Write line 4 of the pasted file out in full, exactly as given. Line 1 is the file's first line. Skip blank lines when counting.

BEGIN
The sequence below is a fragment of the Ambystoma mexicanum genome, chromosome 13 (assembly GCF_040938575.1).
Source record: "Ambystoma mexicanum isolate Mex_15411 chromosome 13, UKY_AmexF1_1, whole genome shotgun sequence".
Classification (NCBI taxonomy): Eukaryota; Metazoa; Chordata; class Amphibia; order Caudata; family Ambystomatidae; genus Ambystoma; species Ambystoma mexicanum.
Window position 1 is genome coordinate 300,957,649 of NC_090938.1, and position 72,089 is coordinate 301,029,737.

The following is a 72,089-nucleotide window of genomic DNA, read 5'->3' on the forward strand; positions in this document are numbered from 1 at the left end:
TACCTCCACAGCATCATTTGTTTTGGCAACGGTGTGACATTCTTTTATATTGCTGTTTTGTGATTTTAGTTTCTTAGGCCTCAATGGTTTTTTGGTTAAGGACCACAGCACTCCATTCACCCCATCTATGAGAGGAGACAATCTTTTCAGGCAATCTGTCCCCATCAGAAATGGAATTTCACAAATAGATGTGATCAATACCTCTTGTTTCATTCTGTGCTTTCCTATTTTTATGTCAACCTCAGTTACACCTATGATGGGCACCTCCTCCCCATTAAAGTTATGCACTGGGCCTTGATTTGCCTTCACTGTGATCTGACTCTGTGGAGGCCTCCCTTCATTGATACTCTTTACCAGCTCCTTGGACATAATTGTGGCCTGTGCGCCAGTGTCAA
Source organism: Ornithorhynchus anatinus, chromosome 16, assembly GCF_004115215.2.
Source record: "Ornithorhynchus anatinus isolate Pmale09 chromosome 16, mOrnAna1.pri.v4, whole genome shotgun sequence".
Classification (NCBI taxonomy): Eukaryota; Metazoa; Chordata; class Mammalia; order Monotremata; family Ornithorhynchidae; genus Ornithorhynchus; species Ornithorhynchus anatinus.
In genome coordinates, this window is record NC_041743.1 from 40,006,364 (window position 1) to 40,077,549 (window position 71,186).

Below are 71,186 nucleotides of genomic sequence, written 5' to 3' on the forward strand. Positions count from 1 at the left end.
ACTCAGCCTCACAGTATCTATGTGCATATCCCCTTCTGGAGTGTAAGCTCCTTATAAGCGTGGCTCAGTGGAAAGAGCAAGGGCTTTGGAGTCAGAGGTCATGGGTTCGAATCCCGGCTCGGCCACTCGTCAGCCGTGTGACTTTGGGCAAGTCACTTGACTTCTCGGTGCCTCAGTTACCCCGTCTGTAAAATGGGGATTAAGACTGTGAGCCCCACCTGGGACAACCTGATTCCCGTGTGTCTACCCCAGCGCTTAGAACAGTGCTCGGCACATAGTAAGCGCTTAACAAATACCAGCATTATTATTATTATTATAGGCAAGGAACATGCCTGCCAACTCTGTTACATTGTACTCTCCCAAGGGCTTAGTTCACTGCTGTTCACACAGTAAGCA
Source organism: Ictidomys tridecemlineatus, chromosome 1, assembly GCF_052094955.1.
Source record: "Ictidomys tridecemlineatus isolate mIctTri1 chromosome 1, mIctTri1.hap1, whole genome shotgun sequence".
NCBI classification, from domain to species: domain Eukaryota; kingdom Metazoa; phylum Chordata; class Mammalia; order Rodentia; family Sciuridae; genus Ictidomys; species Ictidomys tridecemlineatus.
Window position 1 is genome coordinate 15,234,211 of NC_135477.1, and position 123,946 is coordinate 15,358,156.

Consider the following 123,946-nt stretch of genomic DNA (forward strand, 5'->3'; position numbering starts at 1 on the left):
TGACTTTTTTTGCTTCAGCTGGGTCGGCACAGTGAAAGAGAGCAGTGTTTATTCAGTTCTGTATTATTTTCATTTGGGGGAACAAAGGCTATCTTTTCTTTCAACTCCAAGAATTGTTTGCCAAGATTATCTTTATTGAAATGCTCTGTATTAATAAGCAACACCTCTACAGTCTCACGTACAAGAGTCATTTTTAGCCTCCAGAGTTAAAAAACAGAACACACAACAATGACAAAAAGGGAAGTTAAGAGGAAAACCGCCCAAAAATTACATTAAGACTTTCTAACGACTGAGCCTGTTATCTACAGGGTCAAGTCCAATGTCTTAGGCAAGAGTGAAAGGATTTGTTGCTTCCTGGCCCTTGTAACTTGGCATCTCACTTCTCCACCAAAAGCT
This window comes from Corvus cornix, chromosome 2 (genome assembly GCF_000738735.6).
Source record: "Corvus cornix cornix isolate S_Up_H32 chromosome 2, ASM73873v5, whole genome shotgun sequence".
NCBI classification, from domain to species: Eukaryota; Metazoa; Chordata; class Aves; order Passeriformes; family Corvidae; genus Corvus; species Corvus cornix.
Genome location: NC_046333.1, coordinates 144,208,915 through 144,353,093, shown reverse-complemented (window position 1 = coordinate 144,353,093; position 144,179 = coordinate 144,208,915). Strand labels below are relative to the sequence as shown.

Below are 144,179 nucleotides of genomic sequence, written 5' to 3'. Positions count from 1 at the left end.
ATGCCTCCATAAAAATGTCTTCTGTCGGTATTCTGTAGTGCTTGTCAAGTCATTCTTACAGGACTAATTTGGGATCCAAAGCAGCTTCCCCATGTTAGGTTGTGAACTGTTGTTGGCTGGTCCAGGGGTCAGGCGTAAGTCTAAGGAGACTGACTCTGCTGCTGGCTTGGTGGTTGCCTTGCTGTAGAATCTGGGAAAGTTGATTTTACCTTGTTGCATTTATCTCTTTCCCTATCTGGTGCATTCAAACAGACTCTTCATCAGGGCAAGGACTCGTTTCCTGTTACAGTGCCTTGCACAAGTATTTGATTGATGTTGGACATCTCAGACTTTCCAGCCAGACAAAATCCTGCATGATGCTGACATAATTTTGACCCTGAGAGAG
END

Window position 1 is genome coordinate 300,957,649 of NC_090938.1, and position 72,089 is coordinate 301,029,737.